We had to cull a lot of people to bring things back to normal and even then Bradley wouldn’t just let us kill his main source of computing power. Some things he just couldn’t learn from pilfering the average person’s brain but in our labs he was like a kid in a candy store.

Putting him in a room with our scientists was guaranteed to end badly. We don’t let scientists out in the field now just in case another telepath picks up some useful tips.

A burst pancreas here, a brain-bleed there, turning your blood to something the consistency of pudding... We still hold annual conferences trying to figure out what Bradley was, what his end-game was.

We’d just found him in his home, sure enough, and he was odd, definitely intelligent beyond all reason. “There’s no one like me,” the little boy replied, and his eyes fixed on my boss like daggers.

Next thing I know my boss is shaking, convulsing, blood is foaming out his mouth, his nose, his ears… When they finally got around to doing an autopsy on the old man, they say that there was barely anything left inside his skull. What little of his brain remained was pooled at the base of his skull, like the final dregs of milkshake at the bottom of a cup.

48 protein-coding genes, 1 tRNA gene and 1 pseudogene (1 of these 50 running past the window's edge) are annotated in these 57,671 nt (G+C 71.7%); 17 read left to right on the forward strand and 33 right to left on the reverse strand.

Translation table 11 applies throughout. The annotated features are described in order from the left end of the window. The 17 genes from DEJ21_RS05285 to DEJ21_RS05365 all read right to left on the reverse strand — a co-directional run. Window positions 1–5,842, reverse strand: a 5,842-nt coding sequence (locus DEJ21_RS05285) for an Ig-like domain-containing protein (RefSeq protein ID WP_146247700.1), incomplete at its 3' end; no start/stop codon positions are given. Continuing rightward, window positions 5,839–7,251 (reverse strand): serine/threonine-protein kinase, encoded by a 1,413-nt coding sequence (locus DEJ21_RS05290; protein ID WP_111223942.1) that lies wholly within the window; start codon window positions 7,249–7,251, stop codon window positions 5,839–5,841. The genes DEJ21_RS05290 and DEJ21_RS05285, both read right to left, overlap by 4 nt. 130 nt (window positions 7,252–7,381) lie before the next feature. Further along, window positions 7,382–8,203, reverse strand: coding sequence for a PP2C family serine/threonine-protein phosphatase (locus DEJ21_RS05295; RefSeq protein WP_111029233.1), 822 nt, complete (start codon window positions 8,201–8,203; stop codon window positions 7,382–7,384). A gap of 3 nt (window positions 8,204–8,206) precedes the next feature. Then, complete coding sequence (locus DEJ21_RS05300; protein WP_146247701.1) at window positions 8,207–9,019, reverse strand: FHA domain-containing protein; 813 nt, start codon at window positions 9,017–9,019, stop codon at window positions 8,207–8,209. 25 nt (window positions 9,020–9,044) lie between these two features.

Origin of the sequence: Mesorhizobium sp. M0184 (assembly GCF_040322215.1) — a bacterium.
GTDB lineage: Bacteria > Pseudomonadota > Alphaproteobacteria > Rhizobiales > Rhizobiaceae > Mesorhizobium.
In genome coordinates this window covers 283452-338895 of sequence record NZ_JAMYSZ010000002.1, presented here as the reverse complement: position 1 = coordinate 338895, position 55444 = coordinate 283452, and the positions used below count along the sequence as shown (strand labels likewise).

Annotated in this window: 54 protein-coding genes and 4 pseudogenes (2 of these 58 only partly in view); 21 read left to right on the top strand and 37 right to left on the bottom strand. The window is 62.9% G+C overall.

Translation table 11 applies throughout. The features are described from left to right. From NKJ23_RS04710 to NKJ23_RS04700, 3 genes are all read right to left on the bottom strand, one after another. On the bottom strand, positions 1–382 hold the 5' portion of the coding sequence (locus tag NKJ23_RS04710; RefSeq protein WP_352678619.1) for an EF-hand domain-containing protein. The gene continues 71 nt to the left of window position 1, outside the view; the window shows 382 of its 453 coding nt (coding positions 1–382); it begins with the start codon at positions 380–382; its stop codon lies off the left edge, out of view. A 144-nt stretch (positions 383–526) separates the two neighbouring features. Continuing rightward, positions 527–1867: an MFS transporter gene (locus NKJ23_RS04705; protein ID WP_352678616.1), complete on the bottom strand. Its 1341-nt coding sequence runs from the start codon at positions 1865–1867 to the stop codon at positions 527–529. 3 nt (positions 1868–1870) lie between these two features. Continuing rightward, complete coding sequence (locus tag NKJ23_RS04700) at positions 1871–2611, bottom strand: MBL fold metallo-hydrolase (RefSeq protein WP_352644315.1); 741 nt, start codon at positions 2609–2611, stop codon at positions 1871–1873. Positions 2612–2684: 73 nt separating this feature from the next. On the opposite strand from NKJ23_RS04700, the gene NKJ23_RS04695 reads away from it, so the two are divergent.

After two years of watching him massacre his way through a small town, and then our labs, all while wondering when he’d finally set his sights on some bigger prey, I decided I couldn’t just let him carry on. Throw in an ego the size of a planet, and they often lack that essential humility beaten into most of us by adulthood.

But truth is I think Bradley could leave the drawing whenever he wants to. Sooner or later the page will be lost, destroyed, maybe even intentionally.